Perhaps, if time permits, it would be good to try to work in more than one renewable option, to re-emphasize the point made in the previous Wedges activity: there’s more than one way forward, and it’s almost certainly going to take an evolving mix of energy resources.

This video clip is full of facts: New Zealand gets 10% of its electricity from geothermal, and Brazil 80% from hydropower. Either from watching the video, or from independent research, have students work in teams to develop their own Sustainable Energy Quiz, expanding on the one found on the ETOM website. If computer science/technology is part of your mandate, have them prepare a Powerpoint or Keynote presentation as part of a classroom exercise, and see how their peers do on this “test.” Extending school to home, have students select five or more of the new class-generated questions to ask parents or caregivers, and invite reports on a student-parent KWL experience!

ET Core Idea 2:
Engineering design is a creative and interactive process for identifying and solving problems in the face of various constraints.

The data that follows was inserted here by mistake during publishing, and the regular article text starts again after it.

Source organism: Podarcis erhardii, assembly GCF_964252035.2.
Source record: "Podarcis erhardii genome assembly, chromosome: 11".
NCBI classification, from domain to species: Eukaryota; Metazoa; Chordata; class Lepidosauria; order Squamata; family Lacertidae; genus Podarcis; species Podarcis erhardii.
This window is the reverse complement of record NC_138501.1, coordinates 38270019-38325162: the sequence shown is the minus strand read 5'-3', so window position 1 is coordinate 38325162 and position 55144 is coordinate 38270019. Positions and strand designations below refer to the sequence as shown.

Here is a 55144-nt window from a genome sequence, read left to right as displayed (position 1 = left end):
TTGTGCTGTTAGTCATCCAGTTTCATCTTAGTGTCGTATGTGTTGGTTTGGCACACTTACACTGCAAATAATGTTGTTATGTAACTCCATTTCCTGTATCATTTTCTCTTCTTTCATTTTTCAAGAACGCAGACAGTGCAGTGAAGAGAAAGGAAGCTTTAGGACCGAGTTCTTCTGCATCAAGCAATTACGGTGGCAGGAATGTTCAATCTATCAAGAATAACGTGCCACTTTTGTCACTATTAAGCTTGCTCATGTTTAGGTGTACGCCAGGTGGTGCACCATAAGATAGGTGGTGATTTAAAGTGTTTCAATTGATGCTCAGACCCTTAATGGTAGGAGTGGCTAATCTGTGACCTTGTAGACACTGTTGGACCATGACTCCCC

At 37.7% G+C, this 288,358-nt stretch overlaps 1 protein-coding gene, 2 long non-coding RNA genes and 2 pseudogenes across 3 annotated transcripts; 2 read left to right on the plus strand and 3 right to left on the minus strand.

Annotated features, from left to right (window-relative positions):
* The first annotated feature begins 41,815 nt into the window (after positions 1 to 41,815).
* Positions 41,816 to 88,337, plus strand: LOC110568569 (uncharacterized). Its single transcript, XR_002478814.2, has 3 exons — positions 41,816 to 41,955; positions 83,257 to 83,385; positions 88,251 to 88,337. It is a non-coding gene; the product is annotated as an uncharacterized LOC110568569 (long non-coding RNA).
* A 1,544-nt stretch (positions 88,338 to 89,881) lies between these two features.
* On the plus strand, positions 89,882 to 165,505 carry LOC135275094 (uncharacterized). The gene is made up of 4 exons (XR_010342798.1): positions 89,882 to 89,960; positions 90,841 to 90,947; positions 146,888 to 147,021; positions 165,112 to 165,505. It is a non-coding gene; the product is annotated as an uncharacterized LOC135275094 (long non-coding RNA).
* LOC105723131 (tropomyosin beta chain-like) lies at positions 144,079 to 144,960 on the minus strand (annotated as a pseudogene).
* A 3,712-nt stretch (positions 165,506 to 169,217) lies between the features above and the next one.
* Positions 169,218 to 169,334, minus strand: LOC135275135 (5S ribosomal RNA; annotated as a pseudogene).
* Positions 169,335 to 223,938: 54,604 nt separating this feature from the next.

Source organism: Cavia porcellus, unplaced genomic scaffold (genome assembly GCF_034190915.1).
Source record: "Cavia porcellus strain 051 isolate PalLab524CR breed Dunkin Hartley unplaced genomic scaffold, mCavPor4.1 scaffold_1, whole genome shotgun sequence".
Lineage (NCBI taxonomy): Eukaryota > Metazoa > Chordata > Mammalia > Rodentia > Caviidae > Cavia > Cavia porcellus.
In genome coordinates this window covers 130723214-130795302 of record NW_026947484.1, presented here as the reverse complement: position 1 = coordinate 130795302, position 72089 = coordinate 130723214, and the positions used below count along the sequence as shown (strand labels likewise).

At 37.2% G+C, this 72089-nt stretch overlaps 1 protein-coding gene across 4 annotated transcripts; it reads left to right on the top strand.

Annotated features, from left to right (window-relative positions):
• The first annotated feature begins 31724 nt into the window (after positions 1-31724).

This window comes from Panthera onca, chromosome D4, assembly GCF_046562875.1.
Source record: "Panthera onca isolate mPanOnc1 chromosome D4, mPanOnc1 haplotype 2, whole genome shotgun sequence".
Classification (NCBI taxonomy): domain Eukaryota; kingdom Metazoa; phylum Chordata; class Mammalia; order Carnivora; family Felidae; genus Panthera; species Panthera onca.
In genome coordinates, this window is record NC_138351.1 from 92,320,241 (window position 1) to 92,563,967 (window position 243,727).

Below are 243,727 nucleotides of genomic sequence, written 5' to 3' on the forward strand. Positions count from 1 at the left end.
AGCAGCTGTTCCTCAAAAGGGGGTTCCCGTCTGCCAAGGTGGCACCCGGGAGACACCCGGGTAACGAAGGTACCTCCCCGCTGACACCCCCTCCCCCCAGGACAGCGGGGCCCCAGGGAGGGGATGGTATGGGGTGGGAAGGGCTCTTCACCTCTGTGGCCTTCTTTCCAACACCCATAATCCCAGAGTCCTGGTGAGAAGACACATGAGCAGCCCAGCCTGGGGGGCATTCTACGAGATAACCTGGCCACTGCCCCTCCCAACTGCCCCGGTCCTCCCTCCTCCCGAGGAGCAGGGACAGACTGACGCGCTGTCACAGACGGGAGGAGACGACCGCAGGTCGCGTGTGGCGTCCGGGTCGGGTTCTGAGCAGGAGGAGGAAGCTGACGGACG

Why are technologies created?
How do technologies interact with society?
What kinds of knowledge are needed to solve different technological problems?
How can people work together to develop a variety of solutions then mold these ideas into a single workable solution?
How can the best possible design be determined?

ET Core Idea 3:
People are surrounded and supported by technological systems. Effectively using and improving these systems is essential to long-term survival and prosperity.
How do systems relate to larger and smaller systems?

ET Core Idea 4:
In today’s modern world everyone makes technological decisions that affect or are affected by technology on a daily basis.
Consequently, it is essential for all citizens to understand the risks and responsibilities that accompany such decisions.
Why do technologies vary from one locale to another?
How might the environment be affected when making tradeoffs during the making of new technologies?